Thoughts on Morality and Transformation. Thoughts on the Paradox of Grief for Christians
By Michael Haldas
Thoughts on Morality and Transformation, June 7, 2016
“It’s all about becoming, not being; it’s about transformation of ourselves and our restoration to holiness, not making God keep a bargain with us to give us what we want or expect. This is because each one of us has a different complex of illnesses, and we respond in different ways to the various spiritual, therapeutic regimens available to us in the Church.” (Abbot Tryphon)
“The Church’s term for repentance is the Greek metanoia, which means a change of heart or change of mind. It is to be renewed and transformed inwardly and is both the first step and a continual step in new relationship with God.” (Sacramental Living)
“Living a life of obedience means participating in the likeness of God, a transformative process which will be completed at the resurrection.” (Deacon and Fellow Pilgrim)
“To become a better person…is simply a description of a moral program. Morality has nothing particularly Christian about it. Morality is constituted by whatever agreed upon rules of behavior are desired at any given time. The psychological component of morality is no more than the interior adjustment to a desired behavior: behaving well and enjoying it. The transformation wrought by Christ is the manifestation in this world of the Kingdom of God. In its fullness, it looks like the resurrected Christ Himself. It is the union of heaven and earth, the created and the uncreated. It is a transcendental reality.” (Father Stephen Freeman)
“…if the knowledge of Jesus Christ is transformed into an ideological and moralistic knowledge, it closes the door to others and turns Christianity into a list of requirements. This reduces the message of the Church to yet another worldly political force.” (Abbott Tryphon)
Thoughts on the Paradox of Grief for Christians, June 8, 2016
“We need to honor the bereavement process. Grief is confirmation that the one lost was a person of value. It is the way we honor a well-lived life. In grieving, we follow the example of Jesus, who wept at the grave of his friend Lazarus.” (Abbot Tryphon)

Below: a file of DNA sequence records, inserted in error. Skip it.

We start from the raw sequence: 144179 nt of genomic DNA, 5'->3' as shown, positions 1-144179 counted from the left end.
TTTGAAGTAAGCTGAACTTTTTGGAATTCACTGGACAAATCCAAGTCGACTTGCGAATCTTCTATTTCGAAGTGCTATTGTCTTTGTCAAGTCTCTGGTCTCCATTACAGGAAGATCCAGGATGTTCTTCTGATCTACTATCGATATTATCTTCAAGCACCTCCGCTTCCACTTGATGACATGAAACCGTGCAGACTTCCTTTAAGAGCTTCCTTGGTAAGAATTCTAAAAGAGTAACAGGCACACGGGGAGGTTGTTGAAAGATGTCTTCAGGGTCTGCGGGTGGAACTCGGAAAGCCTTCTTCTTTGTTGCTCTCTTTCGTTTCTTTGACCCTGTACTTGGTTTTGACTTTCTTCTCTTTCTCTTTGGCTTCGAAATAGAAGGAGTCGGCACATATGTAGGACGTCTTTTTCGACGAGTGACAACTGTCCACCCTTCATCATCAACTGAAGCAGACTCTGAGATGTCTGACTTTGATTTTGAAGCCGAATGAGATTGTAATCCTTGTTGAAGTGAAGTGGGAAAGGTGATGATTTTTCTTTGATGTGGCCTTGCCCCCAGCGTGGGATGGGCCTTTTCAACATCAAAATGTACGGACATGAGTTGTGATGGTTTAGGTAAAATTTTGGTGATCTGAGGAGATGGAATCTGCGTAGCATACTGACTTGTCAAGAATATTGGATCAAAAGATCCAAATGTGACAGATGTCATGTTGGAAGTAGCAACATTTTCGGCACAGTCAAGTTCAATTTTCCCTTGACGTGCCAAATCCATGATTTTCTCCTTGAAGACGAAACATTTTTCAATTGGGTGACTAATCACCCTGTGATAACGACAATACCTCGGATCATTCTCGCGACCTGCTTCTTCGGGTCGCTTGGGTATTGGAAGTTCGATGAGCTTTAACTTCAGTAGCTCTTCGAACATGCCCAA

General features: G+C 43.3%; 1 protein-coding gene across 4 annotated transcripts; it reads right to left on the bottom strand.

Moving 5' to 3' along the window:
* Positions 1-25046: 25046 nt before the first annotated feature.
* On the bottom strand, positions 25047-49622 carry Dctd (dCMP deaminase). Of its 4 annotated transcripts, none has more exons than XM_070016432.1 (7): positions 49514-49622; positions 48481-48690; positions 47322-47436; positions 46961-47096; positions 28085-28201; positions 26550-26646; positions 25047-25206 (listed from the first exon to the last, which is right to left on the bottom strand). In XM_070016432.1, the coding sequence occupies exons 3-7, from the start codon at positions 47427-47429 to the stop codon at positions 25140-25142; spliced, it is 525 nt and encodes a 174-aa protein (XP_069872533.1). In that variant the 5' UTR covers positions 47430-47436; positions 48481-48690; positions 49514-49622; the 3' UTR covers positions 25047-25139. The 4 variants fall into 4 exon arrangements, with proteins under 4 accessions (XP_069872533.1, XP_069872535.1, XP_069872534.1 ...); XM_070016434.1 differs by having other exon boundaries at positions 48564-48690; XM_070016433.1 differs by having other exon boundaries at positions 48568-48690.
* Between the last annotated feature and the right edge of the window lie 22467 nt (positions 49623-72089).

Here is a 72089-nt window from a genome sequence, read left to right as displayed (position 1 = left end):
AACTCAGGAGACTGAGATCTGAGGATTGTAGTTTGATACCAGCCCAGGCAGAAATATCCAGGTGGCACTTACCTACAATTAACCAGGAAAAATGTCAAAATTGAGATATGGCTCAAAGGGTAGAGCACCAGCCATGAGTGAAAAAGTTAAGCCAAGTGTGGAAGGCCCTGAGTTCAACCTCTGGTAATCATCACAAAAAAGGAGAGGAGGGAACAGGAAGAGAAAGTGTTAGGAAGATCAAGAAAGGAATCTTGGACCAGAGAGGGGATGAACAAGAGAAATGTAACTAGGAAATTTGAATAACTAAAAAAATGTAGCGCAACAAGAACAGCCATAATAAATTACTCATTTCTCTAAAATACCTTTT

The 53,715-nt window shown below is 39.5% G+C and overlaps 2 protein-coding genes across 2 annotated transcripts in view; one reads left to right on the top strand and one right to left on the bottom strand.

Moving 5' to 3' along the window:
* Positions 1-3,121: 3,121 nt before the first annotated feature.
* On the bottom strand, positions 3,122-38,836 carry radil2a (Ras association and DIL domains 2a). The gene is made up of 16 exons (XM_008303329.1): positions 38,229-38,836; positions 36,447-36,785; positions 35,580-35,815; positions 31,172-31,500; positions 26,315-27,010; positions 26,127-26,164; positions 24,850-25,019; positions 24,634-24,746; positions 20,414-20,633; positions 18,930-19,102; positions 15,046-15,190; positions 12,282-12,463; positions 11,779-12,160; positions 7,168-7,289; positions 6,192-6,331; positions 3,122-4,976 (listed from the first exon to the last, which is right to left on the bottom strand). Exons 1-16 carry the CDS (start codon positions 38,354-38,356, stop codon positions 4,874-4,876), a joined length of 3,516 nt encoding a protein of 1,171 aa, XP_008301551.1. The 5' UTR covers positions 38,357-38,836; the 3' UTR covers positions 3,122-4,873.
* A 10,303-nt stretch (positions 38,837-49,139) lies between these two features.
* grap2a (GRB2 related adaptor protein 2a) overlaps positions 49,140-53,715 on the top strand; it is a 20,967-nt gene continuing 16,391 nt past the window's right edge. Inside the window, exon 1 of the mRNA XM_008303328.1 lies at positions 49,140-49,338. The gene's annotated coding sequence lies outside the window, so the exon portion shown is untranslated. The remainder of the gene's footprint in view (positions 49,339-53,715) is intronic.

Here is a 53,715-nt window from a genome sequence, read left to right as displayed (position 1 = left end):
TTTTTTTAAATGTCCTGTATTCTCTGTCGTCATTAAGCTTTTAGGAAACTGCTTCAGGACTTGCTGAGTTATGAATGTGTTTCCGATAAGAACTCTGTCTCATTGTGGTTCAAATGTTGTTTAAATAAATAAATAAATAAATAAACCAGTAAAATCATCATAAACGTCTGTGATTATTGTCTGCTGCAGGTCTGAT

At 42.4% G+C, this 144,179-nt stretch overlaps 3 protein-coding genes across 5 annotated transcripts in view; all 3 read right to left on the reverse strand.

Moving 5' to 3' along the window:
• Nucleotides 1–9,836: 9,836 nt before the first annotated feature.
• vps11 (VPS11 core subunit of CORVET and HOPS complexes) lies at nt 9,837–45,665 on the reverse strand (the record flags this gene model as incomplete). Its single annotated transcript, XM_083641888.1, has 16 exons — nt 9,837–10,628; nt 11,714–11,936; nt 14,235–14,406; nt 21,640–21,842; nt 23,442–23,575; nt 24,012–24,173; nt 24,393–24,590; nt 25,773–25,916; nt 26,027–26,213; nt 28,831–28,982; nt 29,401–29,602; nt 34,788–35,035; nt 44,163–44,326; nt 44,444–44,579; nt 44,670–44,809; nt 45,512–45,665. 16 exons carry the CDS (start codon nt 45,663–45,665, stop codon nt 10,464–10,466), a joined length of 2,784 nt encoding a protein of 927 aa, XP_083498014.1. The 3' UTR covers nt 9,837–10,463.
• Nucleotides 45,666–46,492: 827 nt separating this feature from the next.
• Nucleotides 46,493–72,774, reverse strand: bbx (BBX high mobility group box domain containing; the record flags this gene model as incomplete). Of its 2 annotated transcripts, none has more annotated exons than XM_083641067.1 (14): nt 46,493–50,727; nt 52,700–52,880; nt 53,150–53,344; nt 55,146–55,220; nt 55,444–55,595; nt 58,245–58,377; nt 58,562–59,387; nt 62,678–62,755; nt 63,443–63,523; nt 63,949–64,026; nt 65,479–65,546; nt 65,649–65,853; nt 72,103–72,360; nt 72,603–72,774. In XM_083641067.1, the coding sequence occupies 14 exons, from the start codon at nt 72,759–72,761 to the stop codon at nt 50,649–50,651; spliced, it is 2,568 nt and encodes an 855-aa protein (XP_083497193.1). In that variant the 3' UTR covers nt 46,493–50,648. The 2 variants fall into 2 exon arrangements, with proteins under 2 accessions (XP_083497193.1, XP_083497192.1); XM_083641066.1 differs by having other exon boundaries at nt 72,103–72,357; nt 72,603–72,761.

“As Christians, we know and accept that there are horrors in this world due to the pollution of sin that creates conditions of immortality and corruption…. But like Jesus at the tomb of Lazarus, whose understanding is obviously far greater than ours, we weep at tragedies. We weep, in part, because these things were never meant to be. But because of Christ’s sacrifice, crucifixion and resurrection, we have the promise of restoration and new life to look forward too, no matter what happens to us in this life, if we choose God in our hearts.” (Sacramental Living)
“I do “grieve with hope” — I breathe in the life-affirming and spirit filling promise that the reality I am living is not the only reality there is. I lean into the Word of God and trust in, rely on and affirm the victory of Jesus Christ. But I still GRIEVE. I cannot force my heart to ignore the pain and sorrow that has been laid upon it. So I continue to live each day, doing the work that God has left for me to do, but walking a little slower, a little more bowed down. For those of us carrying this burden of grief, the greatest gift is grace and mercy and kindness — we are doing the best we can.” (Melanie DeSimone)
“When someone close to us dies, we need a long period of time to work through our grief. Crying and sharing our feelings with others helps us recover and go on with life. Allow yourself and others the freedom to grieve over the loss of a loved one, and give yourself time enough to complete your grieving process.” (Life Application Study Bible, Genesis 50:1-11)
“I will not say: do not weep; for not all tears are an evil.” (J.R.R. Tolkien)
~Michael Haldas, https://www.ancientfaith.com/contributors/michael_haldas.
Michael Haldas is an author, a religious educator and a speaker. He wrote Sacramental Living: Understanding Christianity as a Way of Life (published by Eastern Christian Publications), a book which he presented special editions of as gifts to Pope Francis and Ecumenical Patriarch Bartholomew in private audiences. Michael is also published monthly in Theosis Magazine and he has authored several Orthodox Christian themed articles for various publications. Additionally, he has recorded and contributed to multiple YouTube, DVD and CD educational projects. He teaches adult religious education and high school Sunday school at the Greek Orthodox Church of St. George in Bethesda, Maryland and has worked with the Greek Orthodox Archdiocese Religious Education Department to create educational lessons and materials.